In some areas of the prison, one guard checks on prisoners without assistance from other staff, the grand jury's report said.
A report issued last month by the National Institute of Corrections concluded that the jail was crowded and understaffed, Mades said. Staff from the institute, a part of the Federal Bureau of Prisons, toured the facility and provided training for prison employees earlier this year at the request of jail officials.
The institute report noted that some posts being staffed by one officer should be staffed by two officers.
The report said there isn't one accepted ratio of inmates to officers; the preferred number would depend on the design of the prison.
The jail has more inmates per correctional officer than six other area county jails, and the situation is getting worse because the jail population has risen dramatically in the past few months, Mades said.
Mades cited the higher inmate-to-officer ratios and the institute's recommendations in his request for funding for 22 more correctional officers at the jail, which now has 64 officers.
The additional officers requested would cost $644,015 a year in wages and benefits, Mades said.
The daily average of 323 inmates for 1996 works out to a ratio of five inmates per correctional officer. Other county jails in the area ranged from 2.22 inmates per officer to 4.34 prisoners per officer.
So far this year, the number of inmates has soared, hitting an all-time high of 400 last Sunday, Mades said.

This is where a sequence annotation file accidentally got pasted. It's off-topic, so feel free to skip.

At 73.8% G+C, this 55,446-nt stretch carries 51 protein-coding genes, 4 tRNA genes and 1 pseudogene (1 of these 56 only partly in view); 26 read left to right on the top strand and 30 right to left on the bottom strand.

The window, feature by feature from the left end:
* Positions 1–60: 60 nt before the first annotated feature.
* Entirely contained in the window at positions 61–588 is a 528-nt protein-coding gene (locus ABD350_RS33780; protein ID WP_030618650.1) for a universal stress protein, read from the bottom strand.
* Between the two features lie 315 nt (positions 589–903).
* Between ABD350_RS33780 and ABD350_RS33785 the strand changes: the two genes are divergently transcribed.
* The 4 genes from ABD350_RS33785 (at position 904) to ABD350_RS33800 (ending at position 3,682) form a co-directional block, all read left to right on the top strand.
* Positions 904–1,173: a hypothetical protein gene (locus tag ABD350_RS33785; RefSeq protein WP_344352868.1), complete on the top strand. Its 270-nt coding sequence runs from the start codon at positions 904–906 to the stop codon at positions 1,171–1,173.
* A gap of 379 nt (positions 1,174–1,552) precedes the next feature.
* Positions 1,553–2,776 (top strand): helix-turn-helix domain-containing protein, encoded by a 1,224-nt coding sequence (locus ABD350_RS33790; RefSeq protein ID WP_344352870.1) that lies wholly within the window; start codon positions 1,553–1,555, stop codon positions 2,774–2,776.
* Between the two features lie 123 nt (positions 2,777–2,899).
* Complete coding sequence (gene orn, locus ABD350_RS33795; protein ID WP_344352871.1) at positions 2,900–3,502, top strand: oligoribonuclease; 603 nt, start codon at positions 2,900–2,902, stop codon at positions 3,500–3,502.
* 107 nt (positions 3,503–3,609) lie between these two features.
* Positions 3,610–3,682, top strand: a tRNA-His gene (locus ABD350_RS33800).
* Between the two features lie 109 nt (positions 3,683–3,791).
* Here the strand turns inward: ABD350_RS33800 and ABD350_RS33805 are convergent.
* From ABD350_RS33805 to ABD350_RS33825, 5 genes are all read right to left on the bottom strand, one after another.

"We're not asking for anything that we really don't need," said Cpl. Doug Moore.
Lt. Van Evans, the jail warden, said the ratios don't tell the whole story.
Not all officers work inside the jail and most aren't working at any one time, he said. Of the 64 officers on the payroll, five are transport officers, two work in home detention, a couple are in administration, and others might be sick or on vacation at any given time.
Because of the need to staff the jail 24 hours a day, a fraction of the remaining 50 or so officers are on duty at any time.
"The additional officers would allow us to staff posts the way they should be," Evans said. Also, more backup staff would be available to respond in case of a disturbance, he said.
"We have a somewhat critical situation here," said First Sgt. Rick Blair. "It gets a little dicey sometimes."
When officers enter pods to lock up inmates or make their rounds, they usually do so alone, said Deputy Michael Knight.
"We're outnumbered 70 to 1," Knight said.
An officer stationed in a control room can see into the pod, but isn't allowed to assist if a disturbance breaks out, officers said. Instead, that officer can only lock up the pod and call for help from other deputies, officials said.
Dale McConnell, a business agent with Teamsters Local 103, which is trying to unionize the Sheriff's Department, cited a refusal by 60 inmates to return to their cells in January as evidence of understaffing.
The incident required correctional officers to call for help from outside the prison.
"That shouldn't happen," said McConnell, a former correctional officer. "They should have backup inside the prison."
Another factor has been the change in the type of inmate, Moore said.
Today's inmates are younger and more aggressive than in previous years. Drug dealers from New York, Washington and other cities form factions and make it harder to maintain order, officials said.